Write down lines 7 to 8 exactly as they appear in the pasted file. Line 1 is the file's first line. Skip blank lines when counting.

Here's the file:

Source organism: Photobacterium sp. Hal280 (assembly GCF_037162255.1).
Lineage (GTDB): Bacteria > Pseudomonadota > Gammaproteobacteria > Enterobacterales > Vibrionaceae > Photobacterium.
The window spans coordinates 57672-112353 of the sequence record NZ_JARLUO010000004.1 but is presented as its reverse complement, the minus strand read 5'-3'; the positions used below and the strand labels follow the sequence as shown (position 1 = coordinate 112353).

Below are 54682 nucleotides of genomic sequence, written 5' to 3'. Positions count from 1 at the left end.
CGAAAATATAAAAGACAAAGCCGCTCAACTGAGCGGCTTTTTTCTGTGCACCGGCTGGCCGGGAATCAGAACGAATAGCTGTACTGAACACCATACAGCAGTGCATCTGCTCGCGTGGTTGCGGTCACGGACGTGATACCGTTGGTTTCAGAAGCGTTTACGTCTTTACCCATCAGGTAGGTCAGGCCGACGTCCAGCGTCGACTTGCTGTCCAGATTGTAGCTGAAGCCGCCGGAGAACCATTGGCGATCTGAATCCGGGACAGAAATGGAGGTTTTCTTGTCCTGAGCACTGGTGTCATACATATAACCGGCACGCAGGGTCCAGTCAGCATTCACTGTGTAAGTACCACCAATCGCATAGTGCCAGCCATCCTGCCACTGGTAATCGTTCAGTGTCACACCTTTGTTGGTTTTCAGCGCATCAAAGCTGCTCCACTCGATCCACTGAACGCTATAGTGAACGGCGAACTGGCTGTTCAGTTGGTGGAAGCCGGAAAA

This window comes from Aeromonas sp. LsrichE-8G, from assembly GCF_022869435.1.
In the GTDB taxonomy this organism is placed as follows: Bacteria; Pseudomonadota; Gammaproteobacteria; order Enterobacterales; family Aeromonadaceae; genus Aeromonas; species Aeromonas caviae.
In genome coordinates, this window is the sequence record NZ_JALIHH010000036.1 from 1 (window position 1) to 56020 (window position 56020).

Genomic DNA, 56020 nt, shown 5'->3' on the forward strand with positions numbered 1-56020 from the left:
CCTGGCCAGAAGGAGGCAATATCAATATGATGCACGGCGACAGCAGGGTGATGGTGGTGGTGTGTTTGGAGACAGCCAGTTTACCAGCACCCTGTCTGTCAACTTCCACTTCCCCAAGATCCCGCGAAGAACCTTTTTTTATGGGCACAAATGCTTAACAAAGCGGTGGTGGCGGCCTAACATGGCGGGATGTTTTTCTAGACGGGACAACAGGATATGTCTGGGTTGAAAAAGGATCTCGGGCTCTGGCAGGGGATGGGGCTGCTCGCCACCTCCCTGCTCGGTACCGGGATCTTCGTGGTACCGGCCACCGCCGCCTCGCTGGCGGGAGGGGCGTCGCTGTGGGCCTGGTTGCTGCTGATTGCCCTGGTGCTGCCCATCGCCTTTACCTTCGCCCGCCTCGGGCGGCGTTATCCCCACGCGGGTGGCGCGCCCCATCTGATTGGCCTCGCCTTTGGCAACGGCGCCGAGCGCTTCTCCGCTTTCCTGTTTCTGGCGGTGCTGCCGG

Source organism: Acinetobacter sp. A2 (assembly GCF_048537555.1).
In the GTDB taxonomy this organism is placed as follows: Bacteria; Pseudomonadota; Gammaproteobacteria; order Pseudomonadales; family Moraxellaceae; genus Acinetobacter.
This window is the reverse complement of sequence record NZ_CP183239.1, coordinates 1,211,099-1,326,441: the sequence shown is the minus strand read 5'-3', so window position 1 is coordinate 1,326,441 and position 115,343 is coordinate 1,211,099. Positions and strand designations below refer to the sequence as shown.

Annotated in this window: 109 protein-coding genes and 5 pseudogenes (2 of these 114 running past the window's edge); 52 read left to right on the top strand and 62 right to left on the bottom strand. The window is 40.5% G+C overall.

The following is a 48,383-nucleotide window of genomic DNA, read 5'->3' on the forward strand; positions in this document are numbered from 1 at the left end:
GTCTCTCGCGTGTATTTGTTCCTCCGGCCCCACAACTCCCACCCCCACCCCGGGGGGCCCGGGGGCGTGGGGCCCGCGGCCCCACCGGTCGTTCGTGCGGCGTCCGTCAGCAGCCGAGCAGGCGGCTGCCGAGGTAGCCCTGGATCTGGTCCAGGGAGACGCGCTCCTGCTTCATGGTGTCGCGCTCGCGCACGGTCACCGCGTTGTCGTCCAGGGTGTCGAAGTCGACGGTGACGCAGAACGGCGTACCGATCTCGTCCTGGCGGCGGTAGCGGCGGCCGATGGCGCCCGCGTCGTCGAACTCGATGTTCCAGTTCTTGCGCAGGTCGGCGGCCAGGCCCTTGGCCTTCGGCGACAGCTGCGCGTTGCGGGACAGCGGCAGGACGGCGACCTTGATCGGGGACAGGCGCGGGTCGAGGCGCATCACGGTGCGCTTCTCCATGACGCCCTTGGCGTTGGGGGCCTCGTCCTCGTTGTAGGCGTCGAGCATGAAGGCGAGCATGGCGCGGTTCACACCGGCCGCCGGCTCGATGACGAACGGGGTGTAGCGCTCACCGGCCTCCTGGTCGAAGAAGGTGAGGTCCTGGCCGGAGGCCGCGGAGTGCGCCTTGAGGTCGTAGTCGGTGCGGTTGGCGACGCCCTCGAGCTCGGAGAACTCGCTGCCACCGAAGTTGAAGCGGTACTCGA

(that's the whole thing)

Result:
In the GTDB taxonomy this organism is placed as follows: Bacteria; Pseudomonadota; Gammaproteobacteria; order Enterobacterales; family Aeromonadaceae; genus Aeromonas; species Aeromonas caviae.
In genome coordinates, this window is the sequence record NZ_JALIHH010000036.1 from 1 (window position 1) to 56020 (window position 56020).